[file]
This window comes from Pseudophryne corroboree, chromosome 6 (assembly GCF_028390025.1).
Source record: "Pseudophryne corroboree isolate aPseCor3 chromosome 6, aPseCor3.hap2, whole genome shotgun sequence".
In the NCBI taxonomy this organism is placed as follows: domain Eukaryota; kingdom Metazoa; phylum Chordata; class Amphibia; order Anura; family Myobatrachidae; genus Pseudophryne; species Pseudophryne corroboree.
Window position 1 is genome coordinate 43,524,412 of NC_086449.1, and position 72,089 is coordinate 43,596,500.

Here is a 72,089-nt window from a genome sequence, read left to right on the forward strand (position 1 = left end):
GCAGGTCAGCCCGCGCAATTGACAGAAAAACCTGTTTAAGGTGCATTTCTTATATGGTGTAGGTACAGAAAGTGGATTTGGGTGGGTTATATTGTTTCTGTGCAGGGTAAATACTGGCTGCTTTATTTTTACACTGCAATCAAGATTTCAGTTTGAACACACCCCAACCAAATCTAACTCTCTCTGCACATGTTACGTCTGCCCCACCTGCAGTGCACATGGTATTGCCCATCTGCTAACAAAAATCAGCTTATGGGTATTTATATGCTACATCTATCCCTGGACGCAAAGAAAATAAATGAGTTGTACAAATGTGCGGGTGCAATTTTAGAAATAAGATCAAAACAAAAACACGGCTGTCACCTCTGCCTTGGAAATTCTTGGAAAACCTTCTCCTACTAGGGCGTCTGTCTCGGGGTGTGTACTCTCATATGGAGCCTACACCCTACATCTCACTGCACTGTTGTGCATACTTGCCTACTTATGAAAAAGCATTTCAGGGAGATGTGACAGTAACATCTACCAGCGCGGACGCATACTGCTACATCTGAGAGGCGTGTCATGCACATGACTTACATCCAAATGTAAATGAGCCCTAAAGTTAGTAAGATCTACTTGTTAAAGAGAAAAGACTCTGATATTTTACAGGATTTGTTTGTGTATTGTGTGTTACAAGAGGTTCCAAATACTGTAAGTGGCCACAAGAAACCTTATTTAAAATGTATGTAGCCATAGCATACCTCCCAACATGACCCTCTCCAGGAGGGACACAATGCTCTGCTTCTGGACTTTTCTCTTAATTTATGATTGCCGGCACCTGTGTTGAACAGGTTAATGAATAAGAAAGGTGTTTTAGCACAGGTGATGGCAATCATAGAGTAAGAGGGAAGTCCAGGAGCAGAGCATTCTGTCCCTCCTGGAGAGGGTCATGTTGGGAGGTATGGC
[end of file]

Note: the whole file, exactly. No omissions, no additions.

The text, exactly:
This window comes from Pseudophryne corroboree, chromosome 6 (assembly GCF_028390025.1).
Source record: "Pseudophryne corroboree isolate aPseCor3 chromosome 6, aPseCor3.hap2, whole genome shotgun sequence".
In the NCBI taxonomy this organism is placed as follows: domain Eukaryota; kingdom Metazoa; phylum Chordata; class Amphibia; order Anura; family Myobatrachidae; genus Pseudophryne; species Pseudophryne corroboree.
Window position 1 is genome coordinate 43,524,412 of NC_086449.1, and position 72,089 is coordinate 43,596,500.

Here is a 72,089-nt window from a genome sequence, read left to right on the forward strand (position 1 = left end):
GCAGGTCAGCCCGCGCAATTGACAGAAAAACCTGTTTAAGGTGCATTTCTTATATGGTGTAGGTACAGAAAGTGGATTTGGGTGGGTTATATTGTTTCTGTGCAGGGTAAATACTGGCTGCTTTATTTTTACACTGCAATCAAGATTTCAGTTTGAACACACCCCAACCAAATCTAACTCTCTCTGCACATGTTACGTCTGCCCCACCTGCAGTGCACATGGTATTGCCCATCTGCTAACAAAAATCAGCTTATGGGTATTTATATGCTACATCTATCCCTGGACGCAAAGAAAATAAATGAGTTGTACAAATGTGCGGGTGCAATTTTAGAAATAAGATCAAAACAAAAACACGGCTGTCACCTCTGCCTTGGAAATTCTTGGAAAACCTTCTCCTACTAGGGCGTCTGTCTCGGGGTGTGTACTCTCATATGGAGCCTACACCCTACATCTCACTGCACTGTTGTGCATACTTGCCTACTTATGAAAAAGCATTTCAGGGAGATGTGACAGTAACATCTACCAGCGCGGACGCATACTGCTACATCTGAGAGGCGTGTCATGCACATGACTTACATCCAAATGTAAATGAGCCCTAAAGTTAGTAAGATCTACTTGTTAAAGAGAAAAGACTCTGATATTTTACAGGATTTGTTTGTGTATTGTGTGTTACAAGAGGTTCCAAATACTGTAAGTGGCCACAAGAAACCTTATTTAAAATGTATGTAGCCATAGCATACCTCCCAACATGACCCTCTCCAGGAGGGACACAATGCTCTGCTTCTGGACTTTTCTCTTAATTTATGATTGCCGGCACCTGTGTTGAACAGGTTAATGAATAAGAAAGGTGTTTTAGCACAGGTGATGGCAATCATAGAGTAAGAGGGAAGTCCAGGAGCAGAGCATTCTGTCCCTCCTGGAGAGGGTCATGTTGGGAGGTATGGC